Boca de Ferro
As a result of historical smuggling routes, the music of the state of Pará in northern Brazil, in the middle of the Amazon basin, is deeply rooted in the Caribbean tradition. In the 1950s, ships loaded with perfume and whisky also had merengue, salsa and zouk records on board. About 60 years later, these Caribbean sounds engendered “tecnobrega” – a music genre derived from appropriating and modifying folk songs with synthesizers and drum machines. Over 3,000 tecnobrega parties pop up every month in Belém, the capital of Pará, alone. And it’s no longer only Brazilian hipsters who dance to the “dirty” music from the slums, which still rings out from huge ghetto blasters nicknamed “boca de ferro” (iron mouth).
The heavy sound of tecnobrega rains down on the dancer in the excessive solo for Ícaro dos Passos Gaya – filthy and indecent as the early rhythms of brega. Invisible “ghosts” seem to take possession of the dancer’s body. He becomes a boundless zone of invasion and, in an exhausting dance, millions of pieces of information race through the dancer like power surges. Internet memes provide scraps of text that juxtapose vitality and obscenity, banality and death and do not resolve conflicts but reinforce them in a state of ecstasy.
“An infernal dance-rhapsody, irreverent, playful, provocative, indecent, furious, cunning and sensual. A dance emanated by a body laden with others, of contradictions, ambiguities, goods and evils, that is, a human body, of people.” Marcela Levi & Lucía Russo
“Ícaro dos Passos Gaya beautifully incorporates the energy of desperation that once again gives the cards of losing oneself by means of successive movements of possession/dispossession. In a sort of mesmerizing vertigo, the body receives the spirals of a raucous sound along with its callings of urban and decayed nature, ensuing from a mystic- and mythless reality, yet it unveils its potency by suspending oppositions, becoming radically receptive to the penetration forces. As in Caravaggio, here the earthly drama is also a dramatic mass of undigestible forces […].” Laura Erber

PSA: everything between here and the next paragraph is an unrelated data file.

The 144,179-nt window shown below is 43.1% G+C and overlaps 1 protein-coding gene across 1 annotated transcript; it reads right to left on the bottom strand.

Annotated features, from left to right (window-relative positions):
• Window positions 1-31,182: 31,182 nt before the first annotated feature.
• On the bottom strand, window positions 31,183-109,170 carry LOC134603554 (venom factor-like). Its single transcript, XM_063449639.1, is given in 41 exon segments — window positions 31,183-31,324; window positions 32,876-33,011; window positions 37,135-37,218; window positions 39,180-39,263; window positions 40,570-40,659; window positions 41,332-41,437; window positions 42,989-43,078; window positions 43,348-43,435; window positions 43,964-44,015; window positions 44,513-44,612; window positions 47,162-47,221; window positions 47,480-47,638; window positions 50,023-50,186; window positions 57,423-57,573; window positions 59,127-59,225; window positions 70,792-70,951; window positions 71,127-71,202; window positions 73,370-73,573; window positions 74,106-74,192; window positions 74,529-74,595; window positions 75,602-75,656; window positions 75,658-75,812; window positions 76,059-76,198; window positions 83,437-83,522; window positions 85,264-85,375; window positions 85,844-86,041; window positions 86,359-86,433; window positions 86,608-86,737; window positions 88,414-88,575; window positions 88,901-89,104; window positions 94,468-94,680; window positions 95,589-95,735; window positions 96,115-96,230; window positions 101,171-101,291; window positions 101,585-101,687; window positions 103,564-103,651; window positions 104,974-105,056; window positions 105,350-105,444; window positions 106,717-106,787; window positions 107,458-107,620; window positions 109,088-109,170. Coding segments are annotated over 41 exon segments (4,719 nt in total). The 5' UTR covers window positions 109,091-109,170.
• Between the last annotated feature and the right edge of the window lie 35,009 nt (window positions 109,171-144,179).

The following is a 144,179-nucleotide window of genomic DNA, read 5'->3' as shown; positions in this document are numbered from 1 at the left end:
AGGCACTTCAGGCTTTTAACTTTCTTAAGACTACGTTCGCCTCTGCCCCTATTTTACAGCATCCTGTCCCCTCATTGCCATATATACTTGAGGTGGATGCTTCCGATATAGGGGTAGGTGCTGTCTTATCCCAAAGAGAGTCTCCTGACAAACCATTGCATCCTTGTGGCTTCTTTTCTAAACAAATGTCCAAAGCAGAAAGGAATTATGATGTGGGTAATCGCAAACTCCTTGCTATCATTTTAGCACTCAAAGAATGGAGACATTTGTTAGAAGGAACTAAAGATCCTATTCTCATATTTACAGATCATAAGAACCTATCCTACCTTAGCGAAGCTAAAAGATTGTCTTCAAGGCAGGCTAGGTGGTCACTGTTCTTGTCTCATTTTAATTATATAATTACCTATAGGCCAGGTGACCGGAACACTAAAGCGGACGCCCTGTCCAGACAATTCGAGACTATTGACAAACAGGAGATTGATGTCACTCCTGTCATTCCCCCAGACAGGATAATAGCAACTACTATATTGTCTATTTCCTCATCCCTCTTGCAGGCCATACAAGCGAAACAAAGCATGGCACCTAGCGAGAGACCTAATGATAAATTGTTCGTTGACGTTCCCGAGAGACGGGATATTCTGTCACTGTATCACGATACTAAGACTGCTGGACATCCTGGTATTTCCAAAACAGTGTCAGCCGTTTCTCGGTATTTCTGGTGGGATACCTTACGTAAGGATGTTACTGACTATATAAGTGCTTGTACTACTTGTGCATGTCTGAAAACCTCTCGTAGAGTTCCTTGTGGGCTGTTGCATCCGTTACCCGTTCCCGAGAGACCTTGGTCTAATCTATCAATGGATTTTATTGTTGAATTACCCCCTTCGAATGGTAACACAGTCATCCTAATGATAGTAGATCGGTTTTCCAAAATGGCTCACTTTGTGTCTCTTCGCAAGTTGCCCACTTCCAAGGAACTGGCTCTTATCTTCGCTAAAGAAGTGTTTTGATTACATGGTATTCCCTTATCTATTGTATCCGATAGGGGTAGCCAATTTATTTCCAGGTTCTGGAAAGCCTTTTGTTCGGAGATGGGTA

studied at the Angel Vianna dance school in Rio de Janeiro. She has presented her work at various festivals in Brazil, Europe and Latin America. In 2010, Marcela Levi and Lucía Russo founded Improvável Produções in Rio de Janeiro: an open authors’ project that uses dissent as a constructive, critical force without dissolving into contradictions.
studied psychology at the University of Buenos Aires and contemporary dance at the European Dance Development Center in Arnhem and the Rojas Cultural Center in Buenos Aires. Among other projects, she has coordinated dialogues: Interchanging processes of creation in contemporary dance (2006–2008) in Latin America, in collaboration with Red Sudamericana de Danza.
Karin Harrasser / Adam Harper
Anthropophagic Trilogy: Act 2 – To Resist